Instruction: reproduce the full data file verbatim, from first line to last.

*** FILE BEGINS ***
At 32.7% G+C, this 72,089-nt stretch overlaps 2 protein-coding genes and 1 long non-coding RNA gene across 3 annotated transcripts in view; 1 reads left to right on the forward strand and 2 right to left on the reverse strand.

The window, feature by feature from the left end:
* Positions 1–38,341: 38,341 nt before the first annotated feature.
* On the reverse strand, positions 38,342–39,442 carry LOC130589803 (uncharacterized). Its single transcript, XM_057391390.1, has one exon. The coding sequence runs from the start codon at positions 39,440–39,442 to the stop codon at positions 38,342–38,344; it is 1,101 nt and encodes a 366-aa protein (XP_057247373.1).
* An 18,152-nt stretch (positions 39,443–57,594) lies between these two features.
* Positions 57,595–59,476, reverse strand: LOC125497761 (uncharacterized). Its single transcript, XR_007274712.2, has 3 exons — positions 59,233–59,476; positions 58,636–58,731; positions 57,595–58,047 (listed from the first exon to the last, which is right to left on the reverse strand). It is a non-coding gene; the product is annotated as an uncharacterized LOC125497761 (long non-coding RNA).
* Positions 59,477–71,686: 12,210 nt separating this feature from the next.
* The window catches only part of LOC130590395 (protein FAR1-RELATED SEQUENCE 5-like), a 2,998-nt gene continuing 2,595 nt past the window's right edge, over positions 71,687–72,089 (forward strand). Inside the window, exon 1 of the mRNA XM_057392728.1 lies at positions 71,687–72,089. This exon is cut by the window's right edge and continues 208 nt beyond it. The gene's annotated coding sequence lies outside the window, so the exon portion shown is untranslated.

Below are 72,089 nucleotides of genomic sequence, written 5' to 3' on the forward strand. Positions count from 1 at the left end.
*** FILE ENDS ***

At 32.7% G+C, this 72,089-nt stretch overlaps 2 protein-coding genes and 1 long non-coding RNA gene across 3 annotated transcripts in view; 1 reads left to right on the forward strand and 2 right to left on the reverse strand.

The window, feature by feature from the left end:
* Positions 1–38,341: 38,341 nt before the first annotated feature.
* On the reverse strand, positions 38,342–39,442 carry LOC130589803 (uncharacterized). Its single transcript, XM_057391390.1, has one exon. The coding sequence runs from the start codon at positions 39,440–39,442 to the stop codon at positions 38,342–38,344; it is 1,101 nt and encodes a 366-aa protein (XP_057247373.1).
* An 18,152-nt stretch (positions 39,443–57,594) lies between these two features.
* Positions 57,595–59,476, reverse strand: LOC125497761 (uncharacterized). Its single transcript, XR_007274712.2, has 3 exons — positions 59,233–59,476; positions 58,636–58,731; positions 57,595–58,047 (listed from the first exon to the last, which is right to left on the reverse strand). It is a non-coding gene; the product is annotated as an uncharacterized LOC125497761 (long non-coding RNA).
* Positions 59,477–71,686: 12,210 nt separating this feature from the next.
* The window catches only part of LOC130590395 (protein FAR1-RELATED SEQUENCE 5-like), a 2,998-nt gene continuing 2,595 nt past the window's right edge, over positions 71,687–72,089 (forward strand). Inside the window, exon 1 of the mRNA XM_057392728.1 lies at positions 71,687–72,089. This exon is cut by the window's right edge and continues 208 nt beyond it. The gene's annotated coding sequence lies outside the window, so the exon portion shown is untranslated.

Below are 72,089 nucleotides of genomic sequence, written 5' to 3' on the forward strand. Positions count from 1 at the left end.